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Social Network Analysis: A Mixed-Methodological Approach
Unformatted Document Text:  Running Head: MIXED-METHOD NETWORK ANALYSIS create a qualitative design to further analyze the data through ethnography and in-depth  interviews.   To develop a holistic view of a network’s capability for empowerment, an  ethnographic study is best suited for capturing complex yet ephemeral aspects of interactions,  resources given and received, and knowledge shared.  In using ethnography the researcher can  get an insider perspective for how networks strengthen and empower organizations.  There are  many different ways to approach ethnography to include peopled ethnography, personal  ethnography or postulated ethnography (Fine, 2010).  The ethnographic approach suggested here  stems from a Freirian perspective of shared knowledge and dialogue of equals (Freire, 1998).  In  conducting interviews and all encounters with organization members the researcher should not  assume her knowledge is greater than those she is observing and instead should attempt to create  a shared knowledge between herself and her interviewees to encourage a greater understanding  of the organization process and experience.   To align ethnography with the network diagram the researcher should focus on the hubs  that generate the most activity (clustering, centralizing, in-degree, out-degree).  The goal with  coupling the two approaches is not to overwhelm the researcher or create a life-long project but  instead to get a holistic view of a network as well as in-depth knowledge about the network to  inform conclusions about network empowerment.  Once hubs have been identified the researcher  will need to determine and justify the most number of nodes to investigate that will yield the  most significant data.  Only theory and experience will be able to determine this number.  After  compiling this list the researcher will need to design a tailored approach to studying each node  based on the specifications of the study in question.  When conducting ethnography the  researcher will need to determine the appropriate length of time needed to fully capture a sense  of the node and its role within the network.  This length of time may depend on access, funding,  20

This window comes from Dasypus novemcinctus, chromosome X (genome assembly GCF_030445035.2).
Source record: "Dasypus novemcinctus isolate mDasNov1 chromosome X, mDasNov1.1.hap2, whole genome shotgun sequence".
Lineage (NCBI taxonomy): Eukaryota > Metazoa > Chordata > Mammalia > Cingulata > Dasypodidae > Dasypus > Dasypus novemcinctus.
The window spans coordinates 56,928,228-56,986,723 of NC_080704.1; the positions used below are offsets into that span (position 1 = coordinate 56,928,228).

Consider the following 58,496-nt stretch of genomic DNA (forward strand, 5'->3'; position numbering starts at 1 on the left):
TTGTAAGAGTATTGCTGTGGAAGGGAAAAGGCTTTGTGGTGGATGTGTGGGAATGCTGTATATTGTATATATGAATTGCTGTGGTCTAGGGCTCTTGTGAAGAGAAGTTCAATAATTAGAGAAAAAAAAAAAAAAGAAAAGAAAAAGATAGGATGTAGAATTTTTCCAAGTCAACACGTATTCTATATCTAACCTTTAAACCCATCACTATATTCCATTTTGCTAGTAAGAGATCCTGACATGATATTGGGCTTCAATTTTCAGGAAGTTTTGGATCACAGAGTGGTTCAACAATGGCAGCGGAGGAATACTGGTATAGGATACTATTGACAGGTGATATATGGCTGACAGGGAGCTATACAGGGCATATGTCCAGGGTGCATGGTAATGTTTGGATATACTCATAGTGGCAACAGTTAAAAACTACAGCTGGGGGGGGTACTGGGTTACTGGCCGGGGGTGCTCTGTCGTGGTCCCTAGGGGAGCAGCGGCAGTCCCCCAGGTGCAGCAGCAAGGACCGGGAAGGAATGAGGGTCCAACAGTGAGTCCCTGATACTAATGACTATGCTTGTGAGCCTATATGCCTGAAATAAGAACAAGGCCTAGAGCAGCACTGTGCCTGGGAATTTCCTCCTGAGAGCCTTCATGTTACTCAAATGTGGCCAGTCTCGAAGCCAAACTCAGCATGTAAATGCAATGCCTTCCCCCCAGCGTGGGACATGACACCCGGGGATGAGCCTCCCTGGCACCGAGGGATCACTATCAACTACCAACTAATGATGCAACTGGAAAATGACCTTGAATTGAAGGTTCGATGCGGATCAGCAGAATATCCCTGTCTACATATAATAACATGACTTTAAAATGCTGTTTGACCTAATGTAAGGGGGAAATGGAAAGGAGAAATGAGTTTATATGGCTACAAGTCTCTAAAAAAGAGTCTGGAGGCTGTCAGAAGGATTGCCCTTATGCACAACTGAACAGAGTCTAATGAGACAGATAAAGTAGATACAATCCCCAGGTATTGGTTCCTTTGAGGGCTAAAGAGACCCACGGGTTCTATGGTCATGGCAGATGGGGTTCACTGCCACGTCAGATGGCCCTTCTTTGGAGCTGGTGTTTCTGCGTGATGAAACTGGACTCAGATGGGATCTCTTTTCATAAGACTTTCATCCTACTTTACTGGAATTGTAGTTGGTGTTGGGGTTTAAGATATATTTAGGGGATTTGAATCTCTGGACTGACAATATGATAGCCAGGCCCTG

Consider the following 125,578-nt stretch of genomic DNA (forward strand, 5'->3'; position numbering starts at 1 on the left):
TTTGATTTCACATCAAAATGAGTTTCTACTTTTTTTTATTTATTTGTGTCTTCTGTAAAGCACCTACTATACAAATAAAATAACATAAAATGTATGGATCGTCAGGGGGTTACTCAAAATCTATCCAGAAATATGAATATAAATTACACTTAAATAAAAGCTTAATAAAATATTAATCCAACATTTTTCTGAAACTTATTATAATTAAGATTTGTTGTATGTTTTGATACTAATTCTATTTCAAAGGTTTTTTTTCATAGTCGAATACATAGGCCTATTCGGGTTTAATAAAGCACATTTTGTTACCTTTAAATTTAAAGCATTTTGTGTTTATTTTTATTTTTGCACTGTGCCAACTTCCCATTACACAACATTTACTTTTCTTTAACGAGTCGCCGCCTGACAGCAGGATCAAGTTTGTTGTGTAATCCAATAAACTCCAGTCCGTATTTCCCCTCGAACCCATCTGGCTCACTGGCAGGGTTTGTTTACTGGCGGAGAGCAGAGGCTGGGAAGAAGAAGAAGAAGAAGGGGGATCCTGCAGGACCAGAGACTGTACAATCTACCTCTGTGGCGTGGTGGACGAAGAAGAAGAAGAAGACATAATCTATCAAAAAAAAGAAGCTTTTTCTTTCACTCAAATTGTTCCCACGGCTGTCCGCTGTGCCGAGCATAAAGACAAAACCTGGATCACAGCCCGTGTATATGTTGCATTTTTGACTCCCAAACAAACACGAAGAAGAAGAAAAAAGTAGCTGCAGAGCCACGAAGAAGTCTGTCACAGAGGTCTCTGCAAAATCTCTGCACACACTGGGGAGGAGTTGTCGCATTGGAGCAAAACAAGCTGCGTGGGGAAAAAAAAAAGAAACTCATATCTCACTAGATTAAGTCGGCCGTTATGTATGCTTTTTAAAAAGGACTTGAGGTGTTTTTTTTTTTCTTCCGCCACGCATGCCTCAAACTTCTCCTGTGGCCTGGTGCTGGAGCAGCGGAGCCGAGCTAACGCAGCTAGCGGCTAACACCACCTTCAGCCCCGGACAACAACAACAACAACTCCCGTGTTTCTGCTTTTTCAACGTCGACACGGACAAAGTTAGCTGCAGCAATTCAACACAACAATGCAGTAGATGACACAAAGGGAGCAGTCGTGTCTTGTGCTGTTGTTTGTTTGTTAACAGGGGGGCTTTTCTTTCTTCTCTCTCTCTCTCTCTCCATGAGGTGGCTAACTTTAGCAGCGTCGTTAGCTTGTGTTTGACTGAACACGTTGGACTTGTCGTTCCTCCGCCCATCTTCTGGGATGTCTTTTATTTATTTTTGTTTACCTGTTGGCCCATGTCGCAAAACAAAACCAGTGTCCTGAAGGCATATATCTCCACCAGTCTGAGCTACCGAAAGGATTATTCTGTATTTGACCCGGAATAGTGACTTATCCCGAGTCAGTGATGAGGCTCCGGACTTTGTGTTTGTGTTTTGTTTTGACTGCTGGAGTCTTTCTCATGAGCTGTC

Authors: Vincent, Cindy.
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Running Head: MIXED-METHOD NETWORK ANALYSIS

create a qualitative design to further analyze the data through ethnography and in-depth 

interviews.  

To develop a holistic view of a network’s capability for empowerment, an 

ethnographic study is best suited for capturing complex yet ephemeral aspects of interactions, 

resources given and received, and knowledge shared.  In using ethnography the researcher can 

get an insider perspective for how networks strengthen and empower organizations.  There are 

many different ways to approach ethnography to include peopled ethnography, personal 

ethnography or postulated ethnography (Fine, 2010).  The ethnographic approach suggested here 

stems from a Freirian perspective of shared knowledge and dialogue of equals (Freire, 1998).  In 

conducting interviews and all encounters with organization members the researcher should not 

assume her knowledge is greater than those she is observing and instead should attempt to create 

a shared knowledge between herself and her interviewees to encourage a greater understanding 

of the organization process and experience.  

To align ethnography with the network diagram the researcher should focus on the hubs 

that generate the most activity (clustering, centralizing, in-degree, out-degree).  The goal with 

coupling the two approaches is not to overwhelm the researcher or create a life-long project but 

instead to get a holistic view of a network as well as in-depth knowledge about the network to 

inform conclusions about network empowerment.  Once hubs have been identified the researcher 

will need to determine and justify the most number of nodes to investigate that will yield the 

most significant data.  Only theory and experience will be able to determine this number.  After 

compiling this list the researcher will need to design a tailored approach to studying each node 

based on the specifications of the study in question.  When conducting ethnography the 

researcher will need to determine the appropriate length of time needed to fully capture a sense 

of the node and its role within the network.  This length of time may depend on access, funding, 

20



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